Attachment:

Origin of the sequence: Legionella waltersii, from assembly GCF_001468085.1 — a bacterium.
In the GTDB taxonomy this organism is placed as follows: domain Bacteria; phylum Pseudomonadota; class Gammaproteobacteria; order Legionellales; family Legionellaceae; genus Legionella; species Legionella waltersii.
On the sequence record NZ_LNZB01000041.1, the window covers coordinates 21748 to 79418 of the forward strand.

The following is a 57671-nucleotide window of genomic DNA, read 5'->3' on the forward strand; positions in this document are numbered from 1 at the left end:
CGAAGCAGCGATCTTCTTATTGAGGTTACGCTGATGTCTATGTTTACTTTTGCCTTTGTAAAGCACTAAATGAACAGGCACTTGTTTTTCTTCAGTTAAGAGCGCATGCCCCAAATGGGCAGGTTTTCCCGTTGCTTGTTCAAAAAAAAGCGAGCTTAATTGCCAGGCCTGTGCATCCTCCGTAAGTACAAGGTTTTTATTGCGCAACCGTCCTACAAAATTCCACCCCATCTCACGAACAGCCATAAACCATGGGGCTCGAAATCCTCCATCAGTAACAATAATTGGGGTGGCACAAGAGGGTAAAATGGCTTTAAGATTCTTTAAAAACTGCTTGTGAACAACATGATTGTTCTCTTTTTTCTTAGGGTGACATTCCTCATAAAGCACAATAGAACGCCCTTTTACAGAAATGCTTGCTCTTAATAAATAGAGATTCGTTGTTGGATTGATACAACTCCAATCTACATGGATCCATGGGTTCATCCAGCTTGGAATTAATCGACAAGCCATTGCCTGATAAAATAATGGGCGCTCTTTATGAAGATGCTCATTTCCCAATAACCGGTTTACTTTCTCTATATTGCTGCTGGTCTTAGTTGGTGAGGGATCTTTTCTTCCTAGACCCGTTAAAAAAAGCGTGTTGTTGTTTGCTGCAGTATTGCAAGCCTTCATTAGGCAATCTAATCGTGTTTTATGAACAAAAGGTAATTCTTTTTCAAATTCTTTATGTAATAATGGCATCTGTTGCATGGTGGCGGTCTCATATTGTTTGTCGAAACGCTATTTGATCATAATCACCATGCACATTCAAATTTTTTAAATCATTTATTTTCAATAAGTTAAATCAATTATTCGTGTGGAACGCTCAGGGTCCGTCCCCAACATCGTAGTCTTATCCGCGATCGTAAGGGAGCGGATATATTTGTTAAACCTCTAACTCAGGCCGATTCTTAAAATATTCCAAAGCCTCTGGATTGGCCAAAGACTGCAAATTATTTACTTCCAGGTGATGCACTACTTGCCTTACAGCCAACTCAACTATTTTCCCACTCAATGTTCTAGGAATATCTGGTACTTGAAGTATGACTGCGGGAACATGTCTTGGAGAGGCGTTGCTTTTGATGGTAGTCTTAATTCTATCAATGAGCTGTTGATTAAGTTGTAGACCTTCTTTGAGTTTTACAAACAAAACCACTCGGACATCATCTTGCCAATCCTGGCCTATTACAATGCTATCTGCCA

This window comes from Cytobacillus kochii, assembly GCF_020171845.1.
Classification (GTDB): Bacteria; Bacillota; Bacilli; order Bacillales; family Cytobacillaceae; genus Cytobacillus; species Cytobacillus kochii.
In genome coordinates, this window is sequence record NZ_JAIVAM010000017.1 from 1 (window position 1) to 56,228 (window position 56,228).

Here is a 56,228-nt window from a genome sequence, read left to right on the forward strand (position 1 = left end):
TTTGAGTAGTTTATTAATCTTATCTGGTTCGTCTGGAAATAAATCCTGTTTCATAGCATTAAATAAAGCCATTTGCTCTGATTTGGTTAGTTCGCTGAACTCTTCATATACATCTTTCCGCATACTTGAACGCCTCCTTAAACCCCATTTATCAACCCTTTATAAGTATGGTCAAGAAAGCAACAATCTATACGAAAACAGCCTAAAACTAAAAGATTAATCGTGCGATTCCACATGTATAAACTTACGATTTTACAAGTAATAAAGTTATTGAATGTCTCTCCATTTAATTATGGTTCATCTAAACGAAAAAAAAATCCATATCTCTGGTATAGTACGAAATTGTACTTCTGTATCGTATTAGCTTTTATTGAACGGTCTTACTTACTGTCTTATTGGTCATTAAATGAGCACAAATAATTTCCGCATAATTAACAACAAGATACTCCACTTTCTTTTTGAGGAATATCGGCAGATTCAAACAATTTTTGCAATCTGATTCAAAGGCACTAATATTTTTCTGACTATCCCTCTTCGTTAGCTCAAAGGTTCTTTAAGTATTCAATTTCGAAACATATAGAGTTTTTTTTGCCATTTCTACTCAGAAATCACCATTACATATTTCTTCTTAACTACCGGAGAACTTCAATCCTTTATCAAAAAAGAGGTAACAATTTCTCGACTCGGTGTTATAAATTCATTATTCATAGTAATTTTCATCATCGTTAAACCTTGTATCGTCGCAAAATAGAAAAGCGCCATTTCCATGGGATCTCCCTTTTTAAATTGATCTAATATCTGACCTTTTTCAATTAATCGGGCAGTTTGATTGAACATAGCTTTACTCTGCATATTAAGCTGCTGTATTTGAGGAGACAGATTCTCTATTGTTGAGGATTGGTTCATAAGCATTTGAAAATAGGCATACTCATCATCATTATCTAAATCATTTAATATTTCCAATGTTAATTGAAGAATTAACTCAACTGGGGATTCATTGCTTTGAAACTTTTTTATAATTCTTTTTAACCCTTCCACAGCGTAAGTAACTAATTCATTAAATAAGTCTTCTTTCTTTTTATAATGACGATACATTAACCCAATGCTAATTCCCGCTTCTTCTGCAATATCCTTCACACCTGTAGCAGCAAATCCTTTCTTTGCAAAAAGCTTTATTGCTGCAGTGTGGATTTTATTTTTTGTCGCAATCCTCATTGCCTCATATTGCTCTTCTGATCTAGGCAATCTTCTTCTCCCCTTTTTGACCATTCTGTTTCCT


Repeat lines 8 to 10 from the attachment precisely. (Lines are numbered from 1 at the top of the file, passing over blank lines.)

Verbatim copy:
In genome coordinates, this window is sequence record NZ_JAIVAM010000017.1 from 1 (window position 1) to 56,228 (window position 56,228).

Here is a 56,228-nt window from a genome sequence, read left to right on the forward strand (position 1 = left end):
TTTGAGTAGTTTATTAATCTTATCTGGTTCGTCTGGAAATAAATCCTGTTTCATAGCATTAAATAAAGCCATTTGCTCTGATTTGGTTAGTTCGCTGAACTCTTCATATACATCTTTCCGCATACTTGAACGCCTCCTTAAACCCCATTTATCAACCCTTTATAAGTATGGTCAAGAAAGCAACAATCTATACGAAAACAGCCTAAAACTAAAAGATTAATCGTGCGATTCCACATGTATAAACTTACGATTTTACAAGTAATAAAGTTATTGAATGTCTCTCCATTTAATTATGGTTCATCTAAACGAAAAAAAAATCCATATCTCTGGTATAGTACGAAATTGTACTTCTGTATCGTATTAGCTTTTATTGAACGGTCTTACTTACTGTCTTATTGGTCATTAAATGAGCACAAATAATTTCCGCATAATTAACAACAAGATACTCCACTTTCTTTTTGAGGAATATCGGCAGATTCAAACAATTTTTGCAATCTGATTCAAAGGCACTAATATTTTTCTGACTATCCCTCTTCGTTAGCTCAAAGGTTCTTTAAGTATTCAATTTCGAAACATATAGAGTTTTTTTTGCCATTTCTACTCAGAAATCACCATTACATATTTCTTCTTAACTACCGGAGAACTTCAATCCTTTATCAAAAAAGAGGTAACAATTTCTCGACTCGGTGTTATAAATTCATTATTCATAGTAATTTTCATCATCGTTAAACCTTGTATCGTCGCAAAATAGAAAAGCGCCATTTCCATGGGATCTCCCTTTTTAAATTGATCTAATATCTGACCTTTTTCAATTAATCGGGCAGTTTGATTGAACATAGCTTTACTCTGCATATTAAGCTGCTGTATTTGAGGAGACAGATTCTCTATTGTTGAGGATTGGTTCATAAGCATTTGAAAATAGGCATACTCATCATCATTATCTAAATCATTTAATATTTCCAATGTTAATTGAAGAATTAACTCAACTGGGGATTCATTGCTTTGAAACTTTTTTATAATTCTTTTTAACCCTTCCACAGCGTAAGTAACTAATTCATTAAATAAGTCTTCTTTCTTTTTATAATGACGATACATTAACCCAATGCTAATTCCCGCTTCTTCTGCAATATCCTTCACACCTGTAGCAGCAAATCCTTTCTTTGCAAAAAGCTTTATTGCTGCAGTGTGGATTTTATTTTTTGTCGCAATCCTCATTGCCTCATATTGCTCTTCTGATCTAGGCAATCTTCTTCTCCCCTTTTTGACCATTCTGTTTCCT